Three recent and farily unrelated events conspired to really mess things up in this dimension. They were the DVD release of the "Land of the Dead" movie, the upcoming release of the "Land of the Dead" video game, and the recent release of a game called "Stubbs the Zombie in Rebel Without a Pulse". How are all these related by anything but rotting flesh? By the fact that the existence of the third caused the creation of the second (which was mandated by the creation of the first) to suck like a Hoover on overload. Let me explain....
I recently saw "Land of the Dead" and must say I rather enjoyed it. Not as classic as "Night" or "Dawn", but much more enjoyable than "Day". Around the same time I tried a demo of "Land of the Dead: Road to Fiddler's Green", your typical game-from-movie tie-in. Aside from being a fairly crappy FPS, I couldn't get over the basic problem that any game that is supposed to be in the "Night/Dawn/Day/Land of the Dead" world has to exist under the fundamental rule that one bite will turn you into a zombie! The FPS game's fundamental rule is you take damage from 100% (or more) down to 0% until you are dead. I'm sorry, but you can't fit these two rules into the same game.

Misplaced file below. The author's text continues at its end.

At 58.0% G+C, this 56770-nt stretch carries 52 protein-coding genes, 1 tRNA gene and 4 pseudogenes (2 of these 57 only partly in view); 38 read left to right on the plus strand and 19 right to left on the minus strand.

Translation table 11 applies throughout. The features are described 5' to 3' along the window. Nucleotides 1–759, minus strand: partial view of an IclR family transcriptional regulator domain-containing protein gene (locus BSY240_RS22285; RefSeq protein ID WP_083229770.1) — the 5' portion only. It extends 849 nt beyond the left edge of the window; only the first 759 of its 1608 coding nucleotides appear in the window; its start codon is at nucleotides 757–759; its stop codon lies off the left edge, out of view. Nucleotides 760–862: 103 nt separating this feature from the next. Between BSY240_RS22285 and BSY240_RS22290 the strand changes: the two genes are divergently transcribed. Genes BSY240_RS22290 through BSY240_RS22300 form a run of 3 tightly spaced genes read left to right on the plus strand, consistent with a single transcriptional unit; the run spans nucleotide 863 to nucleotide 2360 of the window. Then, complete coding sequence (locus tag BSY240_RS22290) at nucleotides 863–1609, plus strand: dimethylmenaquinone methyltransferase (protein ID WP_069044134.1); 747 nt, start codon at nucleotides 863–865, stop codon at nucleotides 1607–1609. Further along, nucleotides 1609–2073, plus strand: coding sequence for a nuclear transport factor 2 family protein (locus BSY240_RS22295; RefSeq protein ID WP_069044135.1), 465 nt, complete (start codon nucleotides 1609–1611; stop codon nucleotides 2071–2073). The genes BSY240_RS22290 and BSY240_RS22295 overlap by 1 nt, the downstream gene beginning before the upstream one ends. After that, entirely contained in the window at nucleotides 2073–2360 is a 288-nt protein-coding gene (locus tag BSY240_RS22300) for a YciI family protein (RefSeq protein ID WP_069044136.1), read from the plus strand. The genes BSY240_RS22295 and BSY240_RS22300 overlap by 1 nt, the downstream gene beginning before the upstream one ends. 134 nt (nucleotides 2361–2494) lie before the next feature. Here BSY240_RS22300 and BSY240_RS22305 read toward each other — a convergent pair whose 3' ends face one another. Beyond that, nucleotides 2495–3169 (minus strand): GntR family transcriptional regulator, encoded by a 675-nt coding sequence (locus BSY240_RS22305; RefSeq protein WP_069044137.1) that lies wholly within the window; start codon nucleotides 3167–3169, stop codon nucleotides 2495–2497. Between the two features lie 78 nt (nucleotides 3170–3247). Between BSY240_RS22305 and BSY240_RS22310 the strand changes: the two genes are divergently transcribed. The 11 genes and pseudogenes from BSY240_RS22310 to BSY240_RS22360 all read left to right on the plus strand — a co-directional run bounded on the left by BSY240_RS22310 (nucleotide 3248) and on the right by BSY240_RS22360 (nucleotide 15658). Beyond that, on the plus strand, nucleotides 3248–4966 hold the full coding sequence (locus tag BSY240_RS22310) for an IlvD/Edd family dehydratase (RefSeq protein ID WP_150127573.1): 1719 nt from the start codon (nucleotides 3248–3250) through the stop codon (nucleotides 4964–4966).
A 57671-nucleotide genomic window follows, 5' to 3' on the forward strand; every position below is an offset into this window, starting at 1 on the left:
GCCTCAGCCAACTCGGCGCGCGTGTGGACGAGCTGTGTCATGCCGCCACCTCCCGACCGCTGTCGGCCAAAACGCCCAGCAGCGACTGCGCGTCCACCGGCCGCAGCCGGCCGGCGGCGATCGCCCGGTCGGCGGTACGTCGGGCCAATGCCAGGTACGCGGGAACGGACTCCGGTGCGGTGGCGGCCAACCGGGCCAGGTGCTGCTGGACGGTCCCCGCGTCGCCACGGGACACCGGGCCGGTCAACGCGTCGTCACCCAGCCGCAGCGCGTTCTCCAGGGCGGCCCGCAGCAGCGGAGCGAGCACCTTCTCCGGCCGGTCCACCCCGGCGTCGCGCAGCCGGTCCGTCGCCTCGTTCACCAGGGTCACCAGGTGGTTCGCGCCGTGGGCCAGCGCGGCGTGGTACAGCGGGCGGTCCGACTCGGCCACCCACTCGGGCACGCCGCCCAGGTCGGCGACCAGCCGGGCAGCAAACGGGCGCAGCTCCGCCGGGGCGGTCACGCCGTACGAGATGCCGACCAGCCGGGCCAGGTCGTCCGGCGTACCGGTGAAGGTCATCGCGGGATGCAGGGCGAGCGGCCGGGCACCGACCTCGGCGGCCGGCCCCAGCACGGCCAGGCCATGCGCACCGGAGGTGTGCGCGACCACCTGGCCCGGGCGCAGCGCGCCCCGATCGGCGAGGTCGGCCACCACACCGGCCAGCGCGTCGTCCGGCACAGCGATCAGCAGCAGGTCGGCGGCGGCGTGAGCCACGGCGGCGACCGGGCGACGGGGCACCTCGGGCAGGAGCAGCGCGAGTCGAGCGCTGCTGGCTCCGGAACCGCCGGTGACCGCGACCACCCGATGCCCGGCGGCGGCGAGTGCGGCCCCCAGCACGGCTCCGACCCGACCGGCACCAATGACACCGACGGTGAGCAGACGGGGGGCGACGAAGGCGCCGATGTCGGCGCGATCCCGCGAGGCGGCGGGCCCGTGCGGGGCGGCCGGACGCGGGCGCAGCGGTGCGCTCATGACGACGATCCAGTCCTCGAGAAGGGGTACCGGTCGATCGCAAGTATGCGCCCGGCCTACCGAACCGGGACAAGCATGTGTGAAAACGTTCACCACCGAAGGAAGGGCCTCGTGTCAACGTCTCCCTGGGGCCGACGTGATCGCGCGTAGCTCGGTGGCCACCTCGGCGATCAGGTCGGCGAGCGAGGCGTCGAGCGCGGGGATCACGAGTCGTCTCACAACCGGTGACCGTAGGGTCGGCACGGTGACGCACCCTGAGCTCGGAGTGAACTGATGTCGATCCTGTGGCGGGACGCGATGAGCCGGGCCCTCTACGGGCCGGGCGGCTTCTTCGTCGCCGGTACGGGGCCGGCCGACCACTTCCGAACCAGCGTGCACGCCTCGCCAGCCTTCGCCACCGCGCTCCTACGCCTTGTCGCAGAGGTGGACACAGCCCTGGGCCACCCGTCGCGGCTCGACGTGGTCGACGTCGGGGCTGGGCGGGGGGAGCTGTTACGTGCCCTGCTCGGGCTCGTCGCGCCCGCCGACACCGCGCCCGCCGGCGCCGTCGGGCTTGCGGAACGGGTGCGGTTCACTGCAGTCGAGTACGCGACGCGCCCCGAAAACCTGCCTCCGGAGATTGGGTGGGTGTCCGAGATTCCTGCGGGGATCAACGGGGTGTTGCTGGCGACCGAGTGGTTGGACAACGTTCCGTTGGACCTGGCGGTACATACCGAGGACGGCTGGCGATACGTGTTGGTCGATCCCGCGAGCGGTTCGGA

Where I think the developer's missed the target is in forgetting who the "star" of the movie was. It wasn't the easily infected warm blooded humes, it was the crafty thinking head zombie (credited as Big Daddy btw). A game where you play this central character, this Martin Luther King Jr for the recently deceased and animated, would make for some unique gameplay. In the movie alone, he solved problems, armed his followers, and dispatched (or converted) those that oppressed his, uh, people.
However, as (bad) luck would have it, it was around this same time that the "Stubbs" game was planned for release. Being that the game was touted for months ahead of time, it was widely known that one of the primary goals of the game was to build you own army of zombies by eating the brains of the living. Having two games release at nearly the same time that had the player be a zombie just would not have flown at the corporate level.
So, in the end, we are stuck with a mediocre FPS movie-tie-in and a good (but very short) action game. I wonder how sales of "Land of the Dead: Big Daddy" are doing in that other dimension.